Then I stopped to put the two shims, where are cut so they need not go over the end, onto the axle. The shims were Nissan part #43036-04100 and cost $1.18 each.

Then I slide the axle the rest of the way in. It seated with a satisfying “thunk.”

First I turned the backer plate on the axle in order to align the holes in the grease catcher with those in the backer plate. I started the first bolt through the rubber grease catcher and the catcher packing gasket and then through the backer plate hole. I simply re-used the original bolts, which have a head that is flat on one side which rides up against a step in the grease catcher to prevent the bolt from spinning.

Then I started the second bolt. I slid the axle out a bit in order to align the holes in the shims on the inside of the backer plate with the bolts. Then I pushed the axle back in, hanging the shims on the bolts and making sure the two bolts when through the bolt holes in the axle casing.

Then I pushed the other two bolts through the assembly and casing, and started the new lock-nuts, provided as part of Pat Mahoney’s rear-end bolt pack. I used a 1/2″ socket to tightened the nuts onto the bolts, moving in a star pattern. First I tightened them all down to just touch the housing.

Finally I torqued down each bolt, moving in the same pattern around the axle, to 28 foot/pounds using my torque wrench (Spec, according to my Chilton’s manual, is 20-28 foot/pounds).

Here are some pictures of the re-assembled differential.

The final step was to replace the breather and drain plugs, and re-fill the differential with gear oil. I used one quart of 75-90 weight Mobil 1 synthetic gear oil.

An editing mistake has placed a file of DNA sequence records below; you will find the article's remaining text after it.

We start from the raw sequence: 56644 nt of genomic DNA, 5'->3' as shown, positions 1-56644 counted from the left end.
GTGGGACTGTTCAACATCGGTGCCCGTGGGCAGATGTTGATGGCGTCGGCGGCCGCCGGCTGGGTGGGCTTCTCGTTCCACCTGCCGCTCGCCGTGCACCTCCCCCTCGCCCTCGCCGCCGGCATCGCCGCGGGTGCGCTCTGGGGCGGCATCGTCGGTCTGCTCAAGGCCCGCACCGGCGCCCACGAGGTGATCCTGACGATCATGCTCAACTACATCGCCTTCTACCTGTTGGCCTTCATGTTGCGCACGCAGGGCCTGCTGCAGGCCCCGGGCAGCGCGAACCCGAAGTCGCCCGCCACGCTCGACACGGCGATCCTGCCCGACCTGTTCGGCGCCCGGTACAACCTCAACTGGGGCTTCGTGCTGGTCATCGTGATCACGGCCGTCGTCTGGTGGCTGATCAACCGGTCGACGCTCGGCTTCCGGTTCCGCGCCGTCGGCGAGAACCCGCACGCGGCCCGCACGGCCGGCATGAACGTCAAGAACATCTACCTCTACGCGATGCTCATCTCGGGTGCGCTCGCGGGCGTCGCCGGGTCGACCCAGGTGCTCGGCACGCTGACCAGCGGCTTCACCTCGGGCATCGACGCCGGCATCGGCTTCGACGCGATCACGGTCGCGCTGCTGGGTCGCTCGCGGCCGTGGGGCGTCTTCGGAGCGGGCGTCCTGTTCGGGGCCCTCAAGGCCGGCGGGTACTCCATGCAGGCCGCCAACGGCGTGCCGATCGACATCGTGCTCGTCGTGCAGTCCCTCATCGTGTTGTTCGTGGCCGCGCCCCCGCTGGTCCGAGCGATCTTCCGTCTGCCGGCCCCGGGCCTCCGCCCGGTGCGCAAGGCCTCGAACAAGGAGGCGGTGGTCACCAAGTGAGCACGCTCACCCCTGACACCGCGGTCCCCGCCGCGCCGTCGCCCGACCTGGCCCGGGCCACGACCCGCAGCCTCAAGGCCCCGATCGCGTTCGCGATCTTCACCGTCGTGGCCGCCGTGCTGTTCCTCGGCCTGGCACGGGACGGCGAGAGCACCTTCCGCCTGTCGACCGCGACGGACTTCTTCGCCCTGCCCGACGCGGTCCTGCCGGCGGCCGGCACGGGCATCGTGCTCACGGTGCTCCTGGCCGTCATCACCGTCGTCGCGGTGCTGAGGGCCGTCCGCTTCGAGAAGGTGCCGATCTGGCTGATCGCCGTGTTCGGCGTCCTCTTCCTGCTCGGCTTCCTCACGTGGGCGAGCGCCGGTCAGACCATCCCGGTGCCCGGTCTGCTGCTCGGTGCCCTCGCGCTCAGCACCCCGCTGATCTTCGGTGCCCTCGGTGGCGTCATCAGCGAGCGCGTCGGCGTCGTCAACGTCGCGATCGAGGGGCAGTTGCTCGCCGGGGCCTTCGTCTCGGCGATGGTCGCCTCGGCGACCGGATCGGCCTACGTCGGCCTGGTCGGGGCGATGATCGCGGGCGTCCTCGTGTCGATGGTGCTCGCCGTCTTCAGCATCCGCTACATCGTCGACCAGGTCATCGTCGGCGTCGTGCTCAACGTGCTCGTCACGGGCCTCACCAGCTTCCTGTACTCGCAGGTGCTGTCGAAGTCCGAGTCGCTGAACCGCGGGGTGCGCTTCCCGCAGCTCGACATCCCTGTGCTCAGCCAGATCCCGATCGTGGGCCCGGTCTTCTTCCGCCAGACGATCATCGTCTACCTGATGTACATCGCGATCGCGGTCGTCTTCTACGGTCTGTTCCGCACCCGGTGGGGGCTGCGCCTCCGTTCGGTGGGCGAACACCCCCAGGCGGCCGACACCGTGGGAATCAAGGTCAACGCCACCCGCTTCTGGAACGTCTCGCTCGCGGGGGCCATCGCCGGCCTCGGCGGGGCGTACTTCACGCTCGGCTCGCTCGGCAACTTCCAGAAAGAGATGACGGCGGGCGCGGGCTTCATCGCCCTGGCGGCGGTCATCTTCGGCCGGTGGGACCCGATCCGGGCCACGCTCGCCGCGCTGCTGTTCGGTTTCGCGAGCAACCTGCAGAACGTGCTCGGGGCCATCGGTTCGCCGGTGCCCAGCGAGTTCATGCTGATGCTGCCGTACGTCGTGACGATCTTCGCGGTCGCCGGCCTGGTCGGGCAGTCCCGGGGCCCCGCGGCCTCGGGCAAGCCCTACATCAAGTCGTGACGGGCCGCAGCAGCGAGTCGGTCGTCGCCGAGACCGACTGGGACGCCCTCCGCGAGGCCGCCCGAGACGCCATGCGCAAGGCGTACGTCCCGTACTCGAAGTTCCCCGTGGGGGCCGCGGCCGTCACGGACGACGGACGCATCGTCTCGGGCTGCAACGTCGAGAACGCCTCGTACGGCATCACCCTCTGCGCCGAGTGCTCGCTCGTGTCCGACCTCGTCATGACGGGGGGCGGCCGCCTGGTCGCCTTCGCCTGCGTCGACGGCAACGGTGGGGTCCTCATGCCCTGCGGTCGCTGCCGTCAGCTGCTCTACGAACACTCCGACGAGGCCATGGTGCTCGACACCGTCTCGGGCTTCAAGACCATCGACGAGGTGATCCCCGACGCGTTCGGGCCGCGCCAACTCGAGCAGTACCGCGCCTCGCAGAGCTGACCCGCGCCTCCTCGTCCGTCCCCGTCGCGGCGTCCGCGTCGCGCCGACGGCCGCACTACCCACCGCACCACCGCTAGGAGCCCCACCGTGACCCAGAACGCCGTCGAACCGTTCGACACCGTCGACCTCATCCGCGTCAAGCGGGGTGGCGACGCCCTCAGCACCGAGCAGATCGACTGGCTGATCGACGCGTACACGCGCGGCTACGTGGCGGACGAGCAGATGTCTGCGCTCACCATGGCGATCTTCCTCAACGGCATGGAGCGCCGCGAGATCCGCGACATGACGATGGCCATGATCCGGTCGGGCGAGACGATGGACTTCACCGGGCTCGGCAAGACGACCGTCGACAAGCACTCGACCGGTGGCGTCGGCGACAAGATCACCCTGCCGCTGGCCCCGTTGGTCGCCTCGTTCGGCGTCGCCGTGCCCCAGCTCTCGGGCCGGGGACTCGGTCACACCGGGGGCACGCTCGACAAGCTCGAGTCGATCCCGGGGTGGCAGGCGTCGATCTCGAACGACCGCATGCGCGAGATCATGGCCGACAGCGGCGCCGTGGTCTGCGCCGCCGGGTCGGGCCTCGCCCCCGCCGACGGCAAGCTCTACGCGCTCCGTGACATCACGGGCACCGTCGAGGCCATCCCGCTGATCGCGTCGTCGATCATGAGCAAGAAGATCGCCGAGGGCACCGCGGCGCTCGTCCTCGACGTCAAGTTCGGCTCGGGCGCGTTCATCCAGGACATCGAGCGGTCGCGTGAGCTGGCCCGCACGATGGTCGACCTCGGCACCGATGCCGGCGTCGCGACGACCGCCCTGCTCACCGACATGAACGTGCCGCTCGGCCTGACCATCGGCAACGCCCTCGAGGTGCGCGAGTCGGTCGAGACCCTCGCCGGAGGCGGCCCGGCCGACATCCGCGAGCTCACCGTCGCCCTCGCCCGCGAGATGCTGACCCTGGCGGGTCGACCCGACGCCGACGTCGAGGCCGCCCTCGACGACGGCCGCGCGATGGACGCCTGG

Rear Wheel Bearings, Pack with Grease

In preparation to re-install the rear axles, this afternoon I packed the new rear wheel bearings with grease. I bought some Mobil 1 synthetic grease that should be high quality and happens to be a distinctive magenta color.

Since grease can be very messy, I applied some masking tape over the holes on the inner side of the backer plates to prevent any grease from smearing over to the brake-side of the plates. Then I began by applying one pump of grease on the bearing.

When cleaning some grease off the corner of the ridge of a bearing collar using a Q-Tip, I had an idea. A Q-Tip with the cotton cut-off was just about the perfect size to pack the grease down into the nooks and crannies of the wheel bearing. Small, disposable, and I have an entire box of them on-hand. I’m sure there is a more elegant way to accomplish this, but the Q-Tip method worked pretty well. After packing down the grease I added another pump in three positions around the radius of the bearing.

After adding and packing grease another three or four times, it seemed to be filling the bearing substantially.

It was easy to tell that the bearing was packed full of grease when I rotated the bearing and it had a very solid feel. So I cleaned off the excess grease from the edges of the bearing and the collar.

Then the axles were ready to install in the differential.

Rear Wheel Bearing Replacement

Tonight I cleaned up the rear axles and loosely installed the new rear wheel bearings. I will need to take the axles to a machine shop to have the bearings pressed on but for now I just re-assembled everything in the correct order so the machinist will be able to press fit everything in the proper place.